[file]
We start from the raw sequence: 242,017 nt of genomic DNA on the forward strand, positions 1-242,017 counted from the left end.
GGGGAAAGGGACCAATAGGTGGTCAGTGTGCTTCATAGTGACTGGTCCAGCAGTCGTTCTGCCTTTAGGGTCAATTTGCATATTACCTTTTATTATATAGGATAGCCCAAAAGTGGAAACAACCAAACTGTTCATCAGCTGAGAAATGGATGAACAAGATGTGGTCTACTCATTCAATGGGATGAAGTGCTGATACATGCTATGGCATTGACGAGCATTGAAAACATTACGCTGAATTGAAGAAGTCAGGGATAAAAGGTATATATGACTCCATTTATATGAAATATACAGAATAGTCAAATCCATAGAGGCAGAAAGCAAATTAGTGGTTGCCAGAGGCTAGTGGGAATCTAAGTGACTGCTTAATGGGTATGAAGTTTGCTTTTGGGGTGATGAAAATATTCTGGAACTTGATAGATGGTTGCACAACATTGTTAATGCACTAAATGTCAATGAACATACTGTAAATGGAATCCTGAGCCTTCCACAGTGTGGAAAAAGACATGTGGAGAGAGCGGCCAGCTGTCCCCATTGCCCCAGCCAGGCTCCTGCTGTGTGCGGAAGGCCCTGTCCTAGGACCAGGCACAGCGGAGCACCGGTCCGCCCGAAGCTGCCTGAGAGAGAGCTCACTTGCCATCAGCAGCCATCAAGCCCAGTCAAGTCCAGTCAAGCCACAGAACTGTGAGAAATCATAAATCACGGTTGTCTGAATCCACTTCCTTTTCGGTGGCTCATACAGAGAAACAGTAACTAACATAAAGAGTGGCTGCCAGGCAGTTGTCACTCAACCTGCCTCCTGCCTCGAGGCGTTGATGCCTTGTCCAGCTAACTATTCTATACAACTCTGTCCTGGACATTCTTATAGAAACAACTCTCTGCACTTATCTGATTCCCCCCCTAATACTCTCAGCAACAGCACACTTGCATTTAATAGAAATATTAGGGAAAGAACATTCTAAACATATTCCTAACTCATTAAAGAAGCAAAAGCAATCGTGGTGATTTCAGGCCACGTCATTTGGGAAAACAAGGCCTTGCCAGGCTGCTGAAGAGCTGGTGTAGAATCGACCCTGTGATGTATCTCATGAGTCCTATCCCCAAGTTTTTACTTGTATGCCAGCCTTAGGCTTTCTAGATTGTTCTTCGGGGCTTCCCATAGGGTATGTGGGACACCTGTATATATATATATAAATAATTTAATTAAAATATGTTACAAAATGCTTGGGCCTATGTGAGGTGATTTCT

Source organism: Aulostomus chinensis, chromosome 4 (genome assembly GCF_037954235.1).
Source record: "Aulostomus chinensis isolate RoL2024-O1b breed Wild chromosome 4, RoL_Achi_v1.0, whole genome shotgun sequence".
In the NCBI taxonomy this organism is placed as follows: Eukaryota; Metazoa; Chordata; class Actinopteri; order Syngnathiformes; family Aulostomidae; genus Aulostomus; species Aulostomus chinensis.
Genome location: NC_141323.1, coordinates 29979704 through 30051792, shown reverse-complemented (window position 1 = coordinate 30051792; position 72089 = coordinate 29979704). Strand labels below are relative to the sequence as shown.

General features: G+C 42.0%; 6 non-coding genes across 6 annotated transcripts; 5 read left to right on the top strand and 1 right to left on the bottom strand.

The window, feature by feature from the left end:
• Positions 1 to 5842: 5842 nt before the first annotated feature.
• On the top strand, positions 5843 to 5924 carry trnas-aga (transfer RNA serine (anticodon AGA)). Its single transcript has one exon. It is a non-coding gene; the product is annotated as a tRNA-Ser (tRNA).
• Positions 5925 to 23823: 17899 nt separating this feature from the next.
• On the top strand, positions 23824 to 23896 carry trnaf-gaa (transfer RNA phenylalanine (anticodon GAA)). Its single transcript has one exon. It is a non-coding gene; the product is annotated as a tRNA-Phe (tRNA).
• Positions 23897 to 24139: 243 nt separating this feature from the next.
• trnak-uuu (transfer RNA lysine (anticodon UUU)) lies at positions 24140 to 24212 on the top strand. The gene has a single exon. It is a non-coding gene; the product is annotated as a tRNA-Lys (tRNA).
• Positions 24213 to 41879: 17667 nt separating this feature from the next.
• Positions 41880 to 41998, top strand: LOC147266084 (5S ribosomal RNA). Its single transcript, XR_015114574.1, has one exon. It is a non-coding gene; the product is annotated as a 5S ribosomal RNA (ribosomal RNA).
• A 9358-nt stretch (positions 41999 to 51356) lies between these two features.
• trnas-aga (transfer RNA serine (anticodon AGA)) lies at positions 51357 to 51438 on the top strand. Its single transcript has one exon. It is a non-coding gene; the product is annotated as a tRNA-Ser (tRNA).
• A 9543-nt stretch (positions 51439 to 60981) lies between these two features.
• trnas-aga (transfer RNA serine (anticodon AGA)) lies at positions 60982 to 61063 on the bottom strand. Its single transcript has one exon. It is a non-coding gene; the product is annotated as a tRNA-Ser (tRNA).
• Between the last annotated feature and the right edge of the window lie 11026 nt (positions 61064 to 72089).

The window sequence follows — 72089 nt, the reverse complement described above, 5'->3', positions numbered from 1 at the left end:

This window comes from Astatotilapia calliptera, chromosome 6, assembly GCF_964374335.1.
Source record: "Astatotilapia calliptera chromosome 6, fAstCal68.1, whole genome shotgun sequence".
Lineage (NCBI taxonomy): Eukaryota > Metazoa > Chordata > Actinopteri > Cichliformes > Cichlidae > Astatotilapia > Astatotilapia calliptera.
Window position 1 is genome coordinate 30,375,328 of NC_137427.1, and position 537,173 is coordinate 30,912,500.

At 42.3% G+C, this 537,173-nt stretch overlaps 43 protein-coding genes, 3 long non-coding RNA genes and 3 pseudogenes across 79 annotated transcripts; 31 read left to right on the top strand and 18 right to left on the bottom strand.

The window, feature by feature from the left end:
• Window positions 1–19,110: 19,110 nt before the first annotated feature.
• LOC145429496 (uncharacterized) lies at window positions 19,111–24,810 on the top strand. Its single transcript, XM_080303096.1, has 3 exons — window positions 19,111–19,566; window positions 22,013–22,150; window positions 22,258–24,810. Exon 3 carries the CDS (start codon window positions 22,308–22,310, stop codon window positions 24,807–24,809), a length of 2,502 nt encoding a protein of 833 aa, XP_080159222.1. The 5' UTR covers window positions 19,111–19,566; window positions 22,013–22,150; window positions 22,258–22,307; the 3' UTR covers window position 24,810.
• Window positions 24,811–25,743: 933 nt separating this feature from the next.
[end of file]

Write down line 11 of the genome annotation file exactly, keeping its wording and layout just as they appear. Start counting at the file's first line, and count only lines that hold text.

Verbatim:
• Positions 5925 to 23823: 17899 nt separating this feature from the next.